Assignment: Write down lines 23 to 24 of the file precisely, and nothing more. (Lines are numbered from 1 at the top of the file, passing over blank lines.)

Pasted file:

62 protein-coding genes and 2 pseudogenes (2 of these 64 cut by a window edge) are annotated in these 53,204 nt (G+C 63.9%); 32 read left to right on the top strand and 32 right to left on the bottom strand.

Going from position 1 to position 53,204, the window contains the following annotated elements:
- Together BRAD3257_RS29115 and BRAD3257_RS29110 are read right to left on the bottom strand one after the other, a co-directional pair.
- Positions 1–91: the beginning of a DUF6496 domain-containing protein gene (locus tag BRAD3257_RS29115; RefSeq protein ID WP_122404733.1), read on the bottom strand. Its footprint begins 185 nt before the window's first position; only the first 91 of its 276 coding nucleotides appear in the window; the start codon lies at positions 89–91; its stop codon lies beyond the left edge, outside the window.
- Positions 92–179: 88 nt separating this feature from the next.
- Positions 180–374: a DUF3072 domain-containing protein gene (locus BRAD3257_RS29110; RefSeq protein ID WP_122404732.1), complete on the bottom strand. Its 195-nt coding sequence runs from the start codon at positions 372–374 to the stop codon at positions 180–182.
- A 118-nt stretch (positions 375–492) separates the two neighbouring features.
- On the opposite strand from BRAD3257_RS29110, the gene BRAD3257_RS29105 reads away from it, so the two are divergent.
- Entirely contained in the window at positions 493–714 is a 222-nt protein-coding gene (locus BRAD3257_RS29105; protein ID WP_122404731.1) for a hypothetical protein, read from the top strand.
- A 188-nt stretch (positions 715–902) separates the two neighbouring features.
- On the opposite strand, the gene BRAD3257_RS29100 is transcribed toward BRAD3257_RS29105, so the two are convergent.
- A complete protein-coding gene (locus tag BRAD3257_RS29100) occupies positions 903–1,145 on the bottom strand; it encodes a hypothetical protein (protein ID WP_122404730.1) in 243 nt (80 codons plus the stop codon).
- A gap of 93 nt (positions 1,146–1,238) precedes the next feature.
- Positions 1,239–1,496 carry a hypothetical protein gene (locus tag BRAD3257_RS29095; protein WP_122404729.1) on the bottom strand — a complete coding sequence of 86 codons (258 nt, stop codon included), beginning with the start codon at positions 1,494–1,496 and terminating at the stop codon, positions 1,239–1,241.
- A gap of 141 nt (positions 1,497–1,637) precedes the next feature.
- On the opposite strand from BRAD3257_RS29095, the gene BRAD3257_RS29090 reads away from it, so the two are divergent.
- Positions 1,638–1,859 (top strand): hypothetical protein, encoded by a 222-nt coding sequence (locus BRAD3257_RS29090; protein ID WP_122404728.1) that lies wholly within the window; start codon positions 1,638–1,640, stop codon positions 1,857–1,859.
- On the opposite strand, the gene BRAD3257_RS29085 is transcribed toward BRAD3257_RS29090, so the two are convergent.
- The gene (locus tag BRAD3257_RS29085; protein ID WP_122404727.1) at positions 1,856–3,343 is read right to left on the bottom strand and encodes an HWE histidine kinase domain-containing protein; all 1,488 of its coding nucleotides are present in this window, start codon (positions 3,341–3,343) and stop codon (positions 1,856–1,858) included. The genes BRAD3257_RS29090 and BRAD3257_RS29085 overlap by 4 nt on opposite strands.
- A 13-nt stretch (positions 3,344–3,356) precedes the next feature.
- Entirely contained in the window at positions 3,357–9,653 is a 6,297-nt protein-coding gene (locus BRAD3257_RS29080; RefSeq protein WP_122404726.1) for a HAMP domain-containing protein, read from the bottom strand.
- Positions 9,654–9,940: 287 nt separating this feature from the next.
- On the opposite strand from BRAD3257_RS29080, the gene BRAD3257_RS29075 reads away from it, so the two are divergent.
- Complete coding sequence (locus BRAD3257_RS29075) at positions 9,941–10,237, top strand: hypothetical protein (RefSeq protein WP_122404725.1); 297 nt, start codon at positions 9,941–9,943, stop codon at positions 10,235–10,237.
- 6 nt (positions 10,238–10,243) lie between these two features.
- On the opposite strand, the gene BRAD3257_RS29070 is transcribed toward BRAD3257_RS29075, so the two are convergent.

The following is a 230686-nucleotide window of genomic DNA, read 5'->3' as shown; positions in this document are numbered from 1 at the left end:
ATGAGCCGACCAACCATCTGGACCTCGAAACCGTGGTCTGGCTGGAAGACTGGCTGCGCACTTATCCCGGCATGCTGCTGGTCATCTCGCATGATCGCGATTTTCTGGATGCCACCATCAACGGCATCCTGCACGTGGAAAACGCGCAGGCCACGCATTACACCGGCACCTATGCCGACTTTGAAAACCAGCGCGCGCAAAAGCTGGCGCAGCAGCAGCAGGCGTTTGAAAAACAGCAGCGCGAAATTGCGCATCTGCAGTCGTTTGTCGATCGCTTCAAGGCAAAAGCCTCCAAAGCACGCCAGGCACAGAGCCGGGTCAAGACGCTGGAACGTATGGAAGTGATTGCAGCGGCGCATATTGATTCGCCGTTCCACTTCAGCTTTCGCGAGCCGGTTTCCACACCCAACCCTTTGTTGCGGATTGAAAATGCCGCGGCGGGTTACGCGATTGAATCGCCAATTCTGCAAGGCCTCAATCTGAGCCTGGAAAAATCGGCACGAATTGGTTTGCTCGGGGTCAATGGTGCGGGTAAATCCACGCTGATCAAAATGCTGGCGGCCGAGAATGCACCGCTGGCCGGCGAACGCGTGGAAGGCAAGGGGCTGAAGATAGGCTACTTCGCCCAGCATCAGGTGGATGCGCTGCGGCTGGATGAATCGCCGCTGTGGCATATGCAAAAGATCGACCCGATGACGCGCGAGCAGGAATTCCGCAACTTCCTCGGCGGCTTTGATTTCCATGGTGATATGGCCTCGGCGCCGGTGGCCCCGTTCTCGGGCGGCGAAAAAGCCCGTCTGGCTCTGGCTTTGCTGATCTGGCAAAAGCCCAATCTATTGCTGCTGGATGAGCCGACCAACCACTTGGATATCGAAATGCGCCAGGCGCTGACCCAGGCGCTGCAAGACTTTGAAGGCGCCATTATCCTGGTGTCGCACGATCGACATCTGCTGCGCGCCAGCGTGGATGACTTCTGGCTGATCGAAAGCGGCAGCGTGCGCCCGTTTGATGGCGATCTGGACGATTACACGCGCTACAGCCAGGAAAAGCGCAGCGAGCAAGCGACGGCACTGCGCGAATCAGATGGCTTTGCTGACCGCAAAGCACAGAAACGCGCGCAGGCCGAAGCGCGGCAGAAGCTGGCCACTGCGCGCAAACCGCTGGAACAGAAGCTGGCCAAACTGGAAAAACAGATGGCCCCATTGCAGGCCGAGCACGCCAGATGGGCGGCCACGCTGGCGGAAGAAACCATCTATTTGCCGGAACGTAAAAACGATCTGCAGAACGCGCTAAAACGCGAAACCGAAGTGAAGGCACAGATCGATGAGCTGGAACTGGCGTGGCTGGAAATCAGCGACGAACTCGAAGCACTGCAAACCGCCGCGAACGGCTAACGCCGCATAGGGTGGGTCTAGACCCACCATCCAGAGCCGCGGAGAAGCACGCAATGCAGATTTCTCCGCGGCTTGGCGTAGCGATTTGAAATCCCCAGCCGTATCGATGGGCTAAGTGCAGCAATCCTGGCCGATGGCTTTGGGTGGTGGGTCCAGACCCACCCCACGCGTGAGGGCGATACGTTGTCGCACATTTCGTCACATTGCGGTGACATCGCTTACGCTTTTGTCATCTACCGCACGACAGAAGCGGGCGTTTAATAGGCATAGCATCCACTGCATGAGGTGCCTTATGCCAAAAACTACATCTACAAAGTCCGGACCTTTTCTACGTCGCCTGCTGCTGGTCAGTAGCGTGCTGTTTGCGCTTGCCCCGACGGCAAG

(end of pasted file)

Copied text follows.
- On the opposite strand from BRAD3257_RS29080, the gene BRAD3257_RS29075 reads away from it, so the two are divergent.
- Complete coding sequence (locus BRAD3257_RS29075) at positions 9,941–10,237, top strand: hypothetical protein (RefSeq protein WP_122404725.1); 297 nt, start codon at positions 9,941–9,943, stop codon at positions 10,235–10,237.